Shanker’s idea of charter schools has more to do with experimental learning than teaching for the test type of learning, teaching students that a grade doesn’t define their abilities, nor would it be an indicator of how hard they, or their teachers, worked. And that is what HTH goes by too, more qualitative education and assessments rather than quantitative, that showed clearly in Most Likely to Succeed when teachers assigned students to work on ideas that they [the students] brainstormed and came up with, to illustrate Malala’s story with the Taliban troops in Afghanistan. How did students get assessed and based on what? Well, students had to perform a play in front of parents and community members on the final day of the school year. The teachers then gathered after that day with the students, parents were invited too, however, it was optional for them to attend, and then teacher talked with each student that participated in the play about what they thought they learned and achieved through this experience. Realizing that students and youths growth would benefit greatly from a qualitative assessment rather than quantitative one that only shows number as grades, teachers do their best to help the student reflect back on the experience they have had, provide them with thoughtful feedback and support, and what the students gain out of this whole experience is what one of the teachers, that was highlighted earlier in this paper described it as “soft skills, what machines can’t learn”.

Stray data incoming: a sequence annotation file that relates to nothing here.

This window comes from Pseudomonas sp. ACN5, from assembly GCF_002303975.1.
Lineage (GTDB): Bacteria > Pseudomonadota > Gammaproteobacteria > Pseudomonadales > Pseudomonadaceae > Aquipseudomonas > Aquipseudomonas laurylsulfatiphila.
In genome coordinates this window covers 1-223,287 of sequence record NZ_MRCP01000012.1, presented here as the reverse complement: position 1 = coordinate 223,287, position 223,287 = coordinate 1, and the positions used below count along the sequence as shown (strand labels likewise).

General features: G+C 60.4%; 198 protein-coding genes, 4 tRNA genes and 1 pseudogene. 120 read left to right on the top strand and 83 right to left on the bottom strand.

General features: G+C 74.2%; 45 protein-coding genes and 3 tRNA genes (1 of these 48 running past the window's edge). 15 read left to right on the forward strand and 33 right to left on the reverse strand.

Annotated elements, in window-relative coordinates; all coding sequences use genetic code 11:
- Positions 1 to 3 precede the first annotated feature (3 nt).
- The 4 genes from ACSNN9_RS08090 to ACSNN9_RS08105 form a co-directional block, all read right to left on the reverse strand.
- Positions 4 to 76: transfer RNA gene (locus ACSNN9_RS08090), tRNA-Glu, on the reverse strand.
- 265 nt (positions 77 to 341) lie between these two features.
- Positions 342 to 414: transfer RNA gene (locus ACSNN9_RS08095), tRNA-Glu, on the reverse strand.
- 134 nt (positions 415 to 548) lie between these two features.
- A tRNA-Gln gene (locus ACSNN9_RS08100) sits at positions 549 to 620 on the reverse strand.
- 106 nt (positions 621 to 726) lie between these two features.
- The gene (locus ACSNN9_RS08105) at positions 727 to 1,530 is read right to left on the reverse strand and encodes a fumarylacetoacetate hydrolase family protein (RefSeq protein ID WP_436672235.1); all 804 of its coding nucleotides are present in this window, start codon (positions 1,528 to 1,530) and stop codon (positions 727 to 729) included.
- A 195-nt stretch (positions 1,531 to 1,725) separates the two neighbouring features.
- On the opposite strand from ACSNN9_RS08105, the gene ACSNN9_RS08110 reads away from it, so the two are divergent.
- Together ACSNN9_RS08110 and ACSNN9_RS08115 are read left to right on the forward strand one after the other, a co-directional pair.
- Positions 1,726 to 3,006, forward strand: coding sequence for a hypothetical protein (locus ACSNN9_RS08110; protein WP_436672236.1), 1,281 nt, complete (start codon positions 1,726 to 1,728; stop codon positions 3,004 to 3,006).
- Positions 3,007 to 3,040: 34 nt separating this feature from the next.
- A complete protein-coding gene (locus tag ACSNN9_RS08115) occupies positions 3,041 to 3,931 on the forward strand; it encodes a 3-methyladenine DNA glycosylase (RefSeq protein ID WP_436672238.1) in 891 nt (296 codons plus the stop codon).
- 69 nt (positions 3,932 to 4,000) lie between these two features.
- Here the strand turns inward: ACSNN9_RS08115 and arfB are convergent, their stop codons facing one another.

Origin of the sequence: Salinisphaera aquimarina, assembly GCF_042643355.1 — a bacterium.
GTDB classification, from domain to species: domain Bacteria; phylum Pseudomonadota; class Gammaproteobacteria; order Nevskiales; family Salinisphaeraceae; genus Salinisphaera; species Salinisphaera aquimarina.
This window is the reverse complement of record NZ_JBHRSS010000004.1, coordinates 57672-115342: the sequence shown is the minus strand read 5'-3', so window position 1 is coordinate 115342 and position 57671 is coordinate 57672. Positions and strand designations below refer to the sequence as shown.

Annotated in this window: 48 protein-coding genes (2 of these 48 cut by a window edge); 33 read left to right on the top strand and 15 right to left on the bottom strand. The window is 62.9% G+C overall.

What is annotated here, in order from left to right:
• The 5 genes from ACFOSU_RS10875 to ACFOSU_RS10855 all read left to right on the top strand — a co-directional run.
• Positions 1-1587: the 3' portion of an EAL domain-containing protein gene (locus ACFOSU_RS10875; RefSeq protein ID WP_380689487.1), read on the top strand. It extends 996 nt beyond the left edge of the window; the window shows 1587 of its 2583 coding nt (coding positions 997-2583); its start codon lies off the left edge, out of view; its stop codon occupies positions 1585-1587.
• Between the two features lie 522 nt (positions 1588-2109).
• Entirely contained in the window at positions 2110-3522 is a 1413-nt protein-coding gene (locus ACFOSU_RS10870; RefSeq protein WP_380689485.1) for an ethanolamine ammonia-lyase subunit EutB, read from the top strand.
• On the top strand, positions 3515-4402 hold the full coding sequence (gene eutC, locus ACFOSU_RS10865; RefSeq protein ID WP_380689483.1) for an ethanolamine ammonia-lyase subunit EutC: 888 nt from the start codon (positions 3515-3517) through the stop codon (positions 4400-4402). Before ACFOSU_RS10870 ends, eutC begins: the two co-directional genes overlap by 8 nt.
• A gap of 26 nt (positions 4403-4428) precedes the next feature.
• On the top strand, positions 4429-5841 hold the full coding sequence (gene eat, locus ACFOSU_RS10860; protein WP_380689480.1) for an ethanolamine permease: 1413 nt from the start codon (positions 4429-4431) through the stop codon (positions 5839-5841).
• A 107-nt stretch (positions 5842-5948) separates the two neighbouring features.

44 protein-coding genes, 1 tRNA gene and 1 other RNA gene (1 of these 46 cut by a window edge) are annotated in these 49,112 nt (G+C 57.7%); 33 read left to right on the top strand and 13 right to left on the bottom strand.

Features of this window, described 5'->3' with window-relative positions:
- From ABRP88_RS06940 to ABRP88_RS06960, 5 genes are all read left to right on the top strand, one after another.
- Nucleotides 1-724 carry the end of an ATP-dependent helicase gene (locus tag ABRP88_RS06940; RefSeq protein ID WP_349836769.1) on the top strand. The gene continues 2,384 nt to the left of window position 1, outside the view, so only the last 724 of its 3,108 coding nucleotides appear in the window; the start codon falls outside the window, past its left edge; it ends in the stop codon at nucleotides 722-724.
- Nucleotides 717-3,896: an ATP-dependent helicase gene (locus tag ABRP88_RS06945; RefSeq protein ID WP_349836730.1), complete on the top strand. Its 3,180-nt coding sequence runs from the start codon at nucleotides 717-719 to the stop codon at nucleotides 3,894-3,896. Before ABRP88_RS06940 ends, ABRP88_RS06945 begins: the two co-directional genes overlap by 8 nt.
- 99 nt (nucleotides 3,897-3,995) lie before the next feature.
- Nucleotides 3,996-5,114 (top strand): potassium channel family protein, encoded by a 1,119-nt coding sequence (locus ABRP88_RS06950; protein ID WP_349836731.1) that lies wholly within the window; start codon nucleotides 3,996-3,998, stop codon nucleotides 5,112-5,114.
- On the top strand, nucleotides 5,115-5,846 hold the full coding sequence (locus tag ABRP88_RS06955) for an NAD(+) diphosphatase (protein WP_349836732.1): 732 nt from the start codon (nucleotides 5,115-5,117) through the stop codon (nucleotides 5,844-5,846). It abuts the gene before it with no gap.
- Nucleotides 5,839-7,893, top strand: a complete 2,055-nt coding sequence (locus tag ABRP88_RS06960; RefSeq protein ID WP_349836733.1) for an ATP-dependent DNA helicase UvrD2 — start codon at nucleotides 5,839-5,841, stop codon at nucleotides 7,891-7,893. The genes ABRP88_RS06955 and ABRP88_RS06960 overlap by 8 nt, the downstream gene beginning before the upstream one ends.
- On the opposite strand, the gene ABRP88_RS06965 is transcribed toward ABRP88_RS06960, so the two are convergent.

Reinforcing teachers’ creativity through giving them enough freedom, away from grades assessments, to flourish in their classrooms while creating their own curriculum of their own design, is what Shanker envisioned, and that is what HTH is doing too. HTH believes that this strategy will open-up space for teachers to teach and focus on building the three C’s that Dinterdmith highlights in his book and those are; critical thinking, communication, collaboration and creative problem-solving. “we are not suggesting that these skills be taught instead of content knowledge” says Dinterdmith, explaining that teaching critical thinking without engaging students in rich and challenging academic content is not what he is suggesting, “the goal must be to choose the academic content selectively so as to create the required foundation for lifelong learning” so basically, it is not up to the content to decide what the students need to learn to live a better life, it is up to the students to learn about their needs first, then utilize the content they think best serves those needs. That’s when the learning happens when learning experimentally teaches the application of science and math in the real world without letting the coverage of the content overwhelms the development of core competence. (Tony Wagner & Dintersmith, 2015).